Tuesday, February 10, 2009

Liquifying Mexican Stereotypes

I have written long and hard on the birth and death of stereotypes--"death" here is a dream as the metamorphosis of stereotypes, of narrative in general, is as guaranteed as taxes. In my class on Sex in Literature and Film I chanced to lecture the other day on the dynamics of sadism and masochism. The words are key here today in my archiving of the story of Mexico's pozolero, Santiago Meza López, as they both describe pathological diagnoses of extreme (and common) human behavioral practices that are named after real people: the Marquis de Sade and Sacher von Masoch.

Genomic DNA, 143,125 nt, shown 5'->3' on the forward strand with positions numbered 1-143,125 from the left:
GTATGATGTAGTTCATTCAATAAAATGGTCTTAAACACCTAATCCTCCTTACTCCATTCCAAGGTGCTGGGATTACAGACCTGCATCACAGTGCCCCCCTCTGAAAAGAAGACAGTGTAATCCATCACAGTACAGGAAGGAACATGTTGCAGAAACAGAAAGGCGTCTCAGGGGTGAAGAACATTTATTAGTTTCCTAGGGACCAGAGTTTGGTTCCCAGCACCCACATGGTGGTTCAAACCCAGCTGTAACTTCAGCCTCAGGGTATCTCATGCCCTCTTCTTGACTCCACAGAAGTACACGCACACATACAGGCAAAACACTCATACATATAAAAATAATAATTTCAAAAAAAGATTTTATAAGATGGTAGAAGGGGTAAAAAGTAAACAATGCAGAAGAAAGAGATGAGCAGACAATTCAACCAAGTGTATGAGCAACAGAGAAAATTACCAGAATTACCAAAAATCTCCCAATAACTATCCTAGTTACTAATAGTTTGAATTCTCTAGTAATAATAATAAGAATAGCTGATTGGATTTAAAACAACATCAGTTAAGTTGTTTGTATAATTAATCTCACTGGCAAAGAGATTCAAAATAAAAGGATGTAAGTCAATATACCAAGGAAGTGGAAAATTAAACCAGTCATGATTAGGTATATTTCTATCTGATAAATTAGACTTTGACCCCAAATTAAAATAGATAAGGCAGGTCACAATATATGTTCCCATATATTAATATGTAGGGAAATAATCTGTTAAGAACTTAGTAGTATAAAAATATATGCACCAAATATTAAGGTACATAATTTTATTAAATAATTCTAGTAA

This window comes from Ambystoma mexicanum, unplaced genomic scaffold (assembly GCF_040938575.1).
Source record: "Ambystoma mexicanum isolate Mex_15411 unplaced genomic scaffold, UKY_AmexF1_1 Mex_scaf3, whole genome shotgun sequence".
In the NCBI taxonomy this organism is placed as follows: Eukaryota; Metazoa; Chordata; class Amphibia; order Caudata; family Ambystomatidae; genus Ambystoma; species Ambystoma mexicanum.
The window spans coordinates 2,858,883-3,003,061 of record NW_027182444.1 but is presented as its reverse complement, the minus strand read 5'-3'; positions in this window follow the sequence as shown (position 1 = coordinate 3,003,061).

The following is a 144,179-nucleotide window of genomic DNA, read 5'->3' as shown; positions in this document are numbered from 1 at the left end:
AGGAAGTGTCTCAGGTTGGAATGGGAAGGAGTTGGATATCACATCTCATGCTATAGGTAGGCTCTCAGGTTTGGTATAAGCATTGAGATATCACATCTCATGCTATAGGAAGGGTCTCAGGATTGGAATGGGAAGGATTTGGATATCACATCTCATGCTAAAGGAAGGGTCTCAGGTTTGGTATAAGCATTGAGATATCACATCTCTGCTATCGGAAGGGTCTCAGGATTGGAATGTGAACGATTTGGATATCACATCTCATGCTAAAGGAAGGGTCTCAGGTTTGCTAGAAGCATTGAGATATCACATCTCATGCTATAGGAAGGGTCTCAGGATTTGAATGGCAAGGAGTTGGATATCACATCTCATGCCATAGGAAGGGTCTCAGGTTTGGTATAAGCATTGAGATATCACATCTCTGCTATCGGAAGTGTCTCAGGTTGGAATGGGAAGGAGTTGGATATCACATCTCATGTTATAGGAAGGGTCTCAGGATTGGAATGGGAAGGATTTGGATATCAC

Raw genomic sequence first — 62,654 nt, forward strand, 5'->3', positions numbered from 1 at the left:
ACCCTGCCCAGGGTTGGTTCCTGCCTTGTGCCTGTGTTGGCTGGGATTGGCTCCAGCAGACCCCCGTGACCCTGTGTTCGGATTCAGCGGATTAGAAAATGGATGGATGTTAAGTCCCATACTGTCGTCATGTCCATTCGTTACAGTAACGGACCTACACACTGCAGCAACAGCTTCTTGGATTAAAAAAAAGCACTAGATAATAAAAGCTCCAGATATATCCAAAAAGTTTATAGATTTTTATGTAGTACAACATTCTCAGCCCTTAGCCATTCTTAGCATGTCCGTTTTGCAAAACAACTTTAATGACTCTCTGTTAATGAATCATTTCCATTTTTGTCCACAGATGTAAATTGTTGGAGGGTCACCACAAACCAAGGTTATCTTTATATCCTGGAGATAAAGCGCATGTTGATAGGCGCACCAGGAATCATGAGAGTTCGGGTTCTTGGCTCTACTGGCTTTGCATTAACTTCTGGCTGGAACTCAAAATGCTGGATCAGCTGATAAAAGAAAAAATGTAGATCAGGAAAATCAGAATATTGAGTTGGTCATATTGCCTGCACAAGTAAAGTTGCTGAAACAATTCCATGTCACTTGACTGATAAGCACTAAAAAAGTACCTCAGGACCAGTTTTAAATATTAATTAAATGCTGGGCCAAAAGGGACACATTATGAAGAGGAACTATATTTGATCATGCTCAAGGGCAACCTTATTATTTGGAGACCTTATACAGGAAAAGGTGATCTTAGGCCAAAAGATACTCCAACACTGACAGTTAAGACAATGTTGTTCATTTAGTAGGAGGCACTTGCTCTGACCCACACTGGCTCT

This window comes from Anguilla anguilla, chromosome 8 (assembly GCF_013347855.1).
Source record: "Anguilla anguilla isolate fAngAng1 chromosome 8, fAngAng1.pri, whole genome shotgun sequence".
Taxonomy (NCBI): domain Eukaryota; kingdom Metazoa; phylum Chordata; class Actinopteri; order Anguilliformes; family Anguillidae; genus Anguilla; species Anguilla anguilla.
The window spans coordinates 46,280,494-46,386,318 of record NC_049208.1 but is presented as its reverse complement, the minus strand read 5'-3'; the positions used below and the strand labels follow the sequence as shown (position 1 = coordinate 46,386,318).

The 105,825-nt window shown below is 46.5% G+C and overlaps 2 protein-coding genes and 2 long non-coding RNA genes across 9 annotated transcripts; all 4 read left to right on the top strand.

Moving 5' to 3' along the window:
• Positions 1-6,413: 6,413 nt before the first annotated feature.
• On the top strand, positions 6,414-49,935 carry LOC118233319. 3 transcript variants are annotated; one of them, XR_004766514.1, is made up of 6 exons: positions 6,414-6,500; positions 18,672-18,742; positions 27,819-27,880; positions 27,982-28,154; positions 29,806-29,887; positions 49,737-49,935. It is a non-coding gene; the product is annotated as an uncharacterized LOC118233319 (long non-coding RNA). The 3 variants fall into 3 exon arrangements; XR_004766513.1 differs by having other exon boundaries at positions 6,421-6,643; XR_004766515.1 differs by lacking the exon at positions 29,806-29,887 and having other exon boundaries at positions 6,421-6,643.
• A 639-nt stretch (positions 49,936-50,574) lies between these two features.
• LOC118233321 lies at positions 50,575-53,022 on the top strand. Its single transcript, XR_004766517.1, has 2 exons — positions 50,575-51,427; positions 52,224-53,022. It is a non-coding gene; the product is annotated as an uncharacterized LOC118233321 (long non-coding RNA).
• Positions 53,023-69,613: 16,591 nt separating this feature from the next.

When stories like the one below break, the mind is indelibly fixed with the horror of liquefying human corpses--throw in the lingering hangover of the trope of the Mexican bandit, updated with a post-Tony Montana narco metaphorics and the in-our-lifetime disintegration of the cultural life of the American/Mexican frontera and its hard not to image the next-generation figuration of "Mexicans" including some facet of this horrific, better-than-Poe, tale.

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